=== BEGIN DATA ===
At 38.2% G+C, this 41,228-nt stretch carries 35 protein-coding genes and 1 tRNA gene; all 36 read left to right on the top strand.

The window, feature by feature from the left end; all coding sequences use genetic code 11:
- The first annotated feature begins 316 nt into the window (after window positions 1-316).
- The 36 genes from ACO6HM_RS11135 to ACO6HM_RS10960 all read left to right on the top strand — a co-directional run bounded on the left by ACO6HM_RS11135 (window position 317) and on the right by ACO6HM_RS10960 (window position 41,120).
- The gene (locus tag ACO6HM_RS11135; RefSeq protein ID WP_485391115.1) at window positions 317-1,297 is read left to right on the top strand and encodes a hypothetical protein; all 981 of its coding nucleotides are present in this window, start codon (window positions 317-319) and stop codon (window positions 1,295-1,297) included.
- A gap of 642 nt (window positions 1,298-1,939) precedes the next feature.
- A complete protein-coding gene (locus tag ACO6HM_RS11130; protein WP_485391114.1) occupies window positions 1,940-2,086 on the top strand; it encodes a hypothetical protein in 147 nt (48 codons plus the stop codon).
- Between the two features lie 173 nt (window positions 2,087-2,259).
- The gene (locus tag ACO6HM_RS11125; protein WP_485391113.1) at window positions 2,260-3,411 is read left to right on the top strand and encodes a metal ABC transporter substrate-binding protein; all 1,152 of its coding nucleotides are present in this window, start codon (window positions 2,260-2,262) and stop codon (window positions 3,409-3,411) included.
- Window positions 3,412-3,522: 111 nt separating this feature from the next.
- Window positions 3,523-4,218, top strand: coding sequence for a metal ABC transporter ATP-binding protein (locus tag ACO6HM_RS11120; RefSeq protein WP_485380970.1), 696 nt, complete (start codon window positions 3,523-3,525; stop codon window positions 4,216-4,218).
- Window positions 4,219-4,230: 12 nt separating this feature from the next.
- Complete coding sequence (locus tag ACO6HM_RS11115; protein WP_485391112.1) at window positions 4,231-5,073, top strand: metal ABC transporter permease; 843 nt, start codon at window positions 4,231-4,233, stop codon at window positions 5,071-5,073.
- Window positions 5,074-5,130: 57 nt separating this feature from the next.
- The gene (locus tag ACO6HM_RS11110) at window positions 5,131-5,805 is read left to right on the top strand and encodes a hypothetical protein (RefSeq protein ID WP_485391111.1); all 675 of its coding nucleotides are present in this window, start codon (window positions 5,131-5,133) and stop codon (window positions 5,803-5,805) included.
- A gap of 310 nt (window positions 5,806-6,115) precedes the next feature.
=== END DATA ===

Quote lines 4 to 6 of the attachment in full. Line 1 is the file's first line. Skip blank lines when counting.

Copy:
- The 36 genes from ACO6HM_RS11135 to ACO6HM_RS10960 all read left to right on the top strand — a co-directional run bounded on the left by ACO6HM_RS11135 (window position 317) and on the right by ACO6HM_RS10960 (window position 41,120).
- The gene (locus tag ACO6HM_RS11135; RefSeq protein ID WP_485391115.1) at window positions 317-1,297 is read left to right on the top strand and encodes a hypothetical protein; all 981 of its coding nucleotides are present in this window, start codon (window positions 317-319) and stop codon (window positions 1,295-1,297) included.
- A gap of 642 nt (window positions 1,298-1,939) precedes the next feature.